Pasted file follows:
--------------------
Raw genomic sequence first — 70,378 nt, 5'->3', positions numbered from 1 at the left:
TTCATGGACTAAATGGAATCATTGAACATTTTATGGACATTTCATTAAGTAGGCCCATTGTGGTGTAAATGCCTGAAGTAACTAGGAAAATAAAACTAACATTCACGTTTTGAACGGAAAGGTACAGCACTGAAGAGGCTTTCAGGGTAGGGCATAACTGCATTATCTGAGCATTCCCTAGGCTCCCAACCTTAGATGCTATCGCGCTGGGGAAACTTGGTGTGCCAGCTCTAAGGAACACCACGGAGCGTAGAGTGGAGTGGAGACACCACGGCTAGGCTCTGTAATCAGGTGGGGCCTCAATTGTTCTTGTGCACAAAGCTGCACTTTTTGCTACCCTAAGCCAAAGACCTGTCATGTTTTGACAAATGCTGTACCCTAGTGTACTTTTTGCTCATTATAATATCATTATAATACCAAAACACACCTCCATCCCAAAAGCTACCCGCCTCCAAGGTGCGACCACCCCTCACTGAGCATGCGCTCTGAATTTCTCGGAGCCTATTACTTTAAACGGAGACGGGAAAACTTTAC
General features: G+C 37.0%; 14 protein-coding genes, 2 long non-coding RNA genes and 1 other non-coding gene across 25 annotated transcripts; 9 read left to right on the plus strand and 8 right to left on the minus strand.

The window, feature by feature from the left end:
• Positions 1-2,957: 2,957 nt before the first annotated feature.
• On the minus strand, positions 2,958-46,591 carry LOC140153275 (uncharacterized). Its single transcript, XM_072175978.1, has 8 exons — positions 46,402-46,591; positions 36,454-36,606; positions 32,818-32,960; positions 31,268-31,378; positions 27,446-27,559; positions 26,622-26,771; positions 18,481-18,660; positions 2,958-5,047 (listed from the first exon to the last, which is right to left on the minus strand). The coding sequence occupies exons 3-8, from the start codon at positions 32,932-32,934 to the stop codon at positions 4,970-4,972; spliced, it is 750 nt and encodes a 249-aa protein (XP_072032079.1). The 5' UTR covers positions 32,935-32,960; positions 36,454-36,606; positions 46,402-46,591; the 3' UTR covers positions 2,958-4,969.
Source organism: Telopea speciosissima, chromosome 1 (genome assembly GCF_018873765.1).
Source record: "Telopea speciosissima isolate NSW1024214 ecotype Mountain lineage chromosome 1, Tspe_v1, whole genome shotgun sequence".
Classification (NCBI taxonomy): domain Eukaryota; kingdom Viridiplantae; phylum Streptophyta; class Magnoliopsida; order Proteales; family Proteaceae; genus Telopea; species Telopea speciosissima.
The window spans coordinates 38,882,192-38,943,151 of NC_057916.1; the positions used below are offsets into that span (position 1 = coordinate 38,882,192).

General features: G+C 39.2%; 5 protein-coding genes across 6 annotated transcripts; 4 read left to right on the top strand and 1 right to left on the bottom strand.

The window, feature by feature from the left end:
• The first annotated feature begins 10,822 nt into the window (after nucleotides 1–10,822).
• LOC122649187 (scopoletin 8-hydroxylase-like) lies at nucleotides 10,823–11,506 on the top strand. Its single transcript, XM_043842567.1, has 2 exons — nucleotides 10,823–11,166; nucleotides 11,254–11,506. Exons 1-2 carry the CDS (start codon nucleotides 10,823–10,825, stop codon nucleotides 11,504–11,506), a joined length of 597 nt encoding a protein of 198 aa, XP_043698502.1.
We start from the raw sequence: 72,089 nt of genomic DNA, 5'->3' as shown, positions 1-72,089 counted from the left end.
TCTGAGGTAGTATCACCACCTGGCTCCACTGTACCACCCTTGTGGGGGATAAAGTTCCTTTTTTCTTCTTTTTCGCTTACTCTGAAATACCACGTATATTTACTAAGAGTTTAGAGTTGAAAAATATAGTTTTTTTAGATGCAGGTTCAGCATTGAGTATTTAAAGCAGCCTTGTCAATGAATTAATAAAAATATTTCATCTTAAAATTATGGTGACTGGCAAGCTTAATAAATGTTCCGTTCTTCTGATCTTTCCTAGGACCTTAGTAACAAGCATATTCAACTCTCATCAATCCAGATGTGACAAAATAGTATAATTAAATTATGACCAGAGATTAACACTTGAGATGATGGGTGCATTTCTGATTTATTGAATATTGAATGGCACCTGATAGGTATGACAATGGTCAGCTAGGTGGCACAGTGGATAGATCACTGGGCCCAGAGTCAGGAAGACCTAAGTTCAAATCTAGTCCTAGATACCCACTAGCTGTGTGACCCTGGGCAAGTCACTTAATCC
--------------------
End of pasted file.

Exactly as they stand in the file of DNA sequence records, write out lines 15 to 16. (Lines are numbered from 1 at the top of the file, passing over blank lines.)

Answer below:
We start from the raw sequence: 72,089 nt of genomic DNA, 5'->3' as shown, positions 1-72,089 counted from the left end.
TCTGAGGTAGTATCACCACCTGGCTCCACTGTACCACCCTTGTGGGGGATAAAGTTCCTTTTTTCTTCTTTTTCGCTTACTCTGAAATACCACGTATATTTACTAAGAGTTTAGAGTTGAAAAATATAGTTTTTTTAGATGCAGGTTCAGCATTGAGTATTTAAAGCAGCCTTGTCAATGAATTAATAAAAATATTTCATCTTAAAATTATGGTGACTGGCAAGCTTAATAAATGTTCCGTTCTTCTGATCTTTCCTAGGACCTTAGTAACAAGCATATTCAACTCTCATCAATCCAGATGTGACAAAATAGTATAATTAAATTATGACCAGAGATTAACACTTGAGATGATGGGTGCATTTCTGATTTATTGAATATTGAATGGCACCTGATAGGTATGACAATGGTCAGCTAGGTGGCACAGTGGATAGATCACTGGGCCCAGAGTCAGGAAGACCTAAGTTCAAATCTAGTCCTAGATACCCACTAGCTGTGTGACCCTGGGCAAGTCACTTAATCC